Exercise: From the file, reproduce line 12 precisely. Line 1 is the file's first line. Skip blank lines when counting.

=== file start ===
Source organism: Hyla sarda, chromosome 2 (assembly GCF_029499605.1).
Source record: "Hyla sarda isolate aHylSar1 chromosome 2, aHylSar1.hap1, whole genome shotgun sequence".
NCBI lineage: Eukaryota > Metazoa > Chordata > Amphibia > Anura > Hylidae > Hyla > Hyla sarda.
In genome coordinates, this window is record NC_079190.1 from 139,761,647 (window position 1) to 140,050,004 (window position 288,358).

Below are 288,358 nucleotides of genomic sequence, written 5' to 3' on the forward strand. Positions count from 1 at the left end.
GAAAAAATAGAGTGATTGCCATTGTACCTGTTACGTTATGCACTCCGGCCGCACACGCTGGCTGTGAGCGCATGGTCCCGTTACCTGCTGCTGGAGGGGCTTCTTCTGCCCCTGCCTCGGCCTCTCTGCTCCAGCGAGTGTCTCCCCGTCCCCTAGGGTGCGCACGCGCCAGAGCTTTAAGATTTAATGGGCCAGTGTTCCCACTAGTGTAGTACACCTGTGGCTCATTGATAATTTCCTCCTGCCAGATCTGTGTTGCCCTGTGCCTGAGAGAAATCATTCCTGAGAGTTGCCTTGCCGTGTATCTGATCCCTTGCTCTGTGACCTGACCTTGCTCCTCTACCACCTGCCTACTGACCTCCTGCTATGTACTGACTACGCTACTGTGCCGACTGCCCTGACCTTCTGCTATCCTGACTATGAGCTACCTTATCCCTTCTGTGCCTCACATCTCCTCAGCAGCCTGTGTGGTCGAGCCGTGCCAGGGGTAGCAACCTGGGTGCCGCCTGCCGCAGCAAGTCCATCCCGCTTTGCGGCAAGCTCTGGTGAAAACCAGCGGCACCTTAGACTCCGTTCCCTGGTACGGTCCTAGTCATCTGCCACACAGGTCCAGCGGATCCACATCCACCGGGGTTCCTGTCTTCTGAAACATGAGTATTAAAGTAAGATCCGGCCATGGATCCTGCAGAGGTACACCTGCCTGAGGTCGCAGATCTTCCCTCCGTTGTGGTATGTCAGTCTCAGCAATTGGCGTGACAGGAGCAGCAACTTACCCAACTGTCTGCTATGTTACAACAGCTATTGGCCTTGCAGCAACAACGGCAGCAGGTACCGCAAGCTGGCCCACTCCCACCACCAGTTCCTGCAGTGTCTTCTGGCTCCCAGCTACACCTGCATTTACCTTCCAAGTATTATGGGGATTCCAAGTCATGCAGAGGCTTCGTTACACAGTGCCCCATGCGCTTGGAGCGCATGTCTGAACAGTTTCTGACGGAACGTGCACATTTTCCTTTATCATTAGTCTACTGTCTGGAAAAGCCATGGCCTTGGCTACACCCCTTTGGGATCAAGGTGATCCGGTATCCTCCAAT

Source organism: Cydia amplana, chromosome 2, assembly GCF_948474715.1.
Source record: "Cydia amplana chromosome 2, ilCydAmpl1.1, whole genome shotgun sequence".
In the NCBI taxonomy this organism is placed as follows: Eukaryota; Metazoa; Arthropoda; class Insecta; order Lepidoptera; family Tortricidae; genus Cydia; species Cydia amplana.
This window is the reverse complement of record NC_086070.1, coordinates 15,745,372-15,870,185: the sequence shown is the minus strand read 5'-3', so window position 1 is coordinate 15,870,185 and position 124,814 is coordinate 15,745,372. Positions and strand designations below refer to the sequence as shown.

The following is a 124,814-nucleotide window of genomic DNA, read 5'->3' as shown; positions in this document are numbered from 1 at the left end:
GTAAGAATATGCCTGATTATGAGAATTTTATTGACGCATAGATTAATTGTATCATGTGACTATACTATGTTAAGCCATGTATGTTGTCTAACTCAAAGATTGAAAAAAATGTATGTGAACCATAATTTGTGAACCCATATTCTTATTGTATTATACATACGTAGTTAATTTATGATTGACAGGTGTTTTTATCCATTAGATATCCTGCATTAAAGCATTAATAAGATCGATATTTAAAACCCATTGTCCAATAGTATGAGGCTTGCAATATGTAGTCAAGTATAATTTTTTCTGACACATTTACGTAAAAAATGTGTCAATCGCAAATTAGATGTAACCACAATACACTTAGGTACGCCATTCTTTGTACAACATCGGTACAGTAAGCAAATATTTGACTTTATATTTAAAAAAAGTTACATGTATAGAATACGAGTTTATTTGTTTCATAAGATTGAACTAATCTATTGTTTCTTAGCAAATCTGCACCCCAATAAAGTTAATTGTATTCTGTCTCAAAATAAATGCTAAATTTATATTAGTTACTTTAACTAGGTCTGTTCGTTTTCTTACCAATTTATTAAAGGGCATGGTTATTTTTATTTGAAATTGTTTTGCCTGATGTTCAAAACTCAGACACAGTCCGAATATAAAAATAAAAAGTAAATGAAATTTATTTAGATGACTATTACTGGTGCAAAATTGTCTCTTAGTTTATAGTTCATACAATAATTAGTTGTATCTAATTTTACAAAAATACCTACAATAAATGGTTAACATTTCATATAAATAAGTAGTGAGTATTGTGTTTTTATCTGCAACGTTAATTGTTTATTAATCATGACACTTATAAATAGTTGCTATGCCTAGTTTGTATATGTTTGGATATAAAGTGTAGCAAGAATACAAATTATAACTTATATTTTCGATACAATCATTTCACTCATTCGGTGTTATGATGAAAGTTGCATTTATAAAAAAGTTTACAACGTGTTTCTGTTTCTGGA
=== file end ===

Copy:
GTAAGAATATGCCTGATTATGAGAATTTTATTGACGCATAGATTAATTGTATCATGTGACTATACTATGTTAAGCCATGTATGTTGTCTAACTCAAAGATTGAAAAAAATGTATGTGAACCATAATTTGTGAACCCATATTCTTATTGTATTATACATACGTAGTTAATTTATGATTGACAGGTGTTTTTATCCATTAGATATCCTGCATTAAAGCATTAATAAGATCGATATTTAAAACCCATTGTCCAATAGTATGAGGCTTGCAATATGTAGTCAAGTATAATTTTTTCTGACACATTTACGTAAAAAATGTGTCAATCGCAAATTAGATGTAACCACAATACACTTAGGTACGCCATTCTTTGTACAACATCGGTACAGTAAGCAAATATTTGACTTTATATTTAAAAAAAGTTACATGTATAGAATACGAGTTTATTTGTTTCATAAGATTGAACTAATCTATTGTTTCTTAGCAAATCTGCACCCCAATAAAGTTAATTGTATTCTGTCTCAAAATAAATGCTAAATTTATATTAGTTACTTTAACTAGGTCTGTTCGTTTTCTTACCAATTTATTAAAGGGCATGGTTATTTTTATTTGAAATTGTTTTGCCTGATGTTCAAAACTCAGACACAGTCCGAATATAAAAATAAAAAGTAAATGAAATTTATTTAGATGACTATTACTGGTGCAAAATTGTCTCTTAGTTTATAGTTCATACAATAATTAGTTGTATCTAATTTTACAAAAATACCTACAATAAATGGTTAACATTTCATATAAATAAGTAGTGAGTATTGTGTTTTTATCTGCAACGTTAATTGTTTATTAATCATGACACTTATAAATAGTTGCTATGCCTAGTTTGTATATGTTTGGATATAAAGTGTAGCAAGAATACAAATTATAACTTATATTTTCGATACAATCATTTCACTCATTCGGTGTTATGATGAAAGTTGCATTTATAAAAAAGTTTACAACGTGTTTCTGTTTCTGGA